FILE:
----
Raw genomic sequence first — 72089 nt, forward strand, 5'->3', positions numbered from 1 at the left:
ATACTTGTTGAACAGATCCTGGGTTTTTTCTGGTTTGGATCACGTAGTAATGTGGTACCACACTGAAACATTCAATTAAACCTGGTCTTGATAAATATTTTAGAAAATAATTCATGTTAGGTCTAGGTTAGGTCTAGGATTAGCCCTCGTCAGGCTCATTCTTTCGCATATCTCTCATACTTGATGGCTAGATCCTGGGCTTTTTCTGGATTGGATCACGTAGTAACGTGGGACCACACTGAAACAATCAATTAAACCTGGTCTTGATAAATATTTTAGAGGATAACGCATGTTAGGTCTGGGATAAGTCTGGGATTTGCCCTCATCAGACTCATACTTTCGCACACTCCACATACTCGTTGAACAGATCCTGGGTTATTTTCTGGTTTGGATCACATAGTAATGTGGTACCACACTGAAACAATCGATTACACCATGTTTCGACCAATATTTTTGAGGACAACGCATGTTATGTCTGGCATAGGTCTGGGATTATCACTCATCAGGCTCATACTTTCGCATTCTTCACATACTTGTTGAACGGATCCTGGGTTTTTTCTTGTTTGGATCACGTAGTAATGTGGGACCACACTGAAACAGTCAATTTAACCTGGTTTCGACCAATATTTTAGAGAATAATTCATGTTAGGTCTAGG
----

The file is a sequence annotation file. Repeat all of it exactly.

Raw genomic sequence first — 72089 nt, forward strand, 5'->3', positions numbered from 1 at the left:
ATACTTGTTGAACAGATCCTGGGTTTTTTCTGGTTTGGATCACGTAGTAATGTGGTACCACACTGAAACATTCAATTAAACCTGGTCTTGATAAATATTTTAGAAAATAATTCATGTTAGGTCTAGGTTAGGTCTAGGATTAGCCCTCGTCAGGCTCATTCTTTCGCATATCTCTCATACTTGATGGCTAGATCCTGGGCTTTTTCTGGATTGGATCACGTAGTAACGTGGGACCACACTGAAACAATCAATTAAACCTGGTCTTGATAAATATTTTAGAGGATAACGCATGTTAGGTCTGGGATAAGTCTGGGATTTGCCCTCATCAGACTCATACTTTCGCACACTCCACATACTCGTTGAACAGATCCTGGGTTATTTTCTGGTTTGGATCACATAGTAATGTGGTACCACACTGAAACAATCGATTACACCATGTTTCGACCAATATTTTTGAGGACAACGCATGTTATGTCTGGCATAGGTCTGGGATTATCACTCATCAGGCTCATACTTTCGCATTCTTCACATACTTGTTGAACGGATCCTGGGTTTTTTCTTGTTTGGATCACGTAGTAATGTGGGACCACACTGAAACAGTCAATTTAACCTGGTTTCGACCAATATTTTAGAGAATAATTCATGTTAGGTCTAGG